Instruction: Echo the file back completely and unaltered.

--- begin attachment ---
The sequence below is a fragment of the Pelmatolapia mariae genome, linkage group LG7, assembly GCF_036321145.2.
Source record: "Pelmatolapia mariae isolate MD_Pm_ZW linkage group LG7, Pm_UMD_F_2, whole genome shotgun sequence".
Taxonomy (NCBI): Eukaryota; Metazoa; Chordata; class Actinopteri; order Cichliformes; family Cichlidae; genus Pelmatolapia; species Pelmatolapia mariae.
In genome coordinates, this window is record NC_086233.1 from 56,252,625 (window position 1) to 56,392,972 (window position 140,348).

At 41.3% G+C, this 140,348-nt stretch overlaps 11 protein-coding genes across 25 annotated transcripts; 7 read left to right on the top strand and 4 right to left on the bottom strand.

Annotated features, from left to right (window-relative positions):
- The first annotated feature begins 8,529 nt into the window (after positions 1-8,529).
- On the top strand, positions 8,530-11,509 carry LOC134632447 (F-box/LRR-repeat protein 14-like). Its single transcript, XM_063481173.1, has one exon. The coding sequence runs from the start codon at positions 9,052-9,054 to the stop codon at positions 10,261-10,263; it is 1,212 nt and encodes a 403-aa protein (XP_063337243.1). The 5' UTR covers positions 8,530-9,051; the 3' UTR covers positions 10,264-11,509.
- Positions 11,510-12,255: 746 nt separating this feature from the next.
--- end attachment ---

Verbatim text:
The sequence below is a fragment of the Pelmatolapia mariae genome, linkage group LG7, assembly GCF_036321145.2.
Source record: "Pelmatolapia mariae isolate MD_Pm_ZW linkage group LG7, Pm_UMD_F_2, whole genome shotgun sequence".
Taxonomy (NCBI): Eukaryota; Metazoa; Chordata; class Actinopteri; order Cichliformes; family Cichlidae; genus Pelmatolapia; species Pelmatolapia mariae.
In genome coordinates, this window is record NC_086233.1 from 56,252,625 (window position 1) to 56,392,972 (window position 140,348).

At 41.3% G+C, this 140,348-nt stretch overlaps 11 protein-coding genes across 25 annotated transcripts; 7 read left to right on the top strand and 4 right to left on the bottom strand.

Annotated features, from left to right (window-relative positions):
- The first annotated feature begins 8,529 nt into the window (after positions 1-8,529).
- On the top strand, positions 8,530-11,509 carry LOC134632447 (F-box/LRR-repeat protein 14-like). Its single transcript, XM_063481173.1, has one exon. The coding sequence runs from the start codon at positions 9,052-9,054 to the stop codon at positions 10,261-10,263; it is 1,212 nt and encodes a 403-aa protein (XP_063337243.1). The 5' UTR covers positions 8,530-9,051; the 3' UTR covers positions 10,264-11,509.
- Positions 11,510-12,255: 746 nt separating this feature from the next.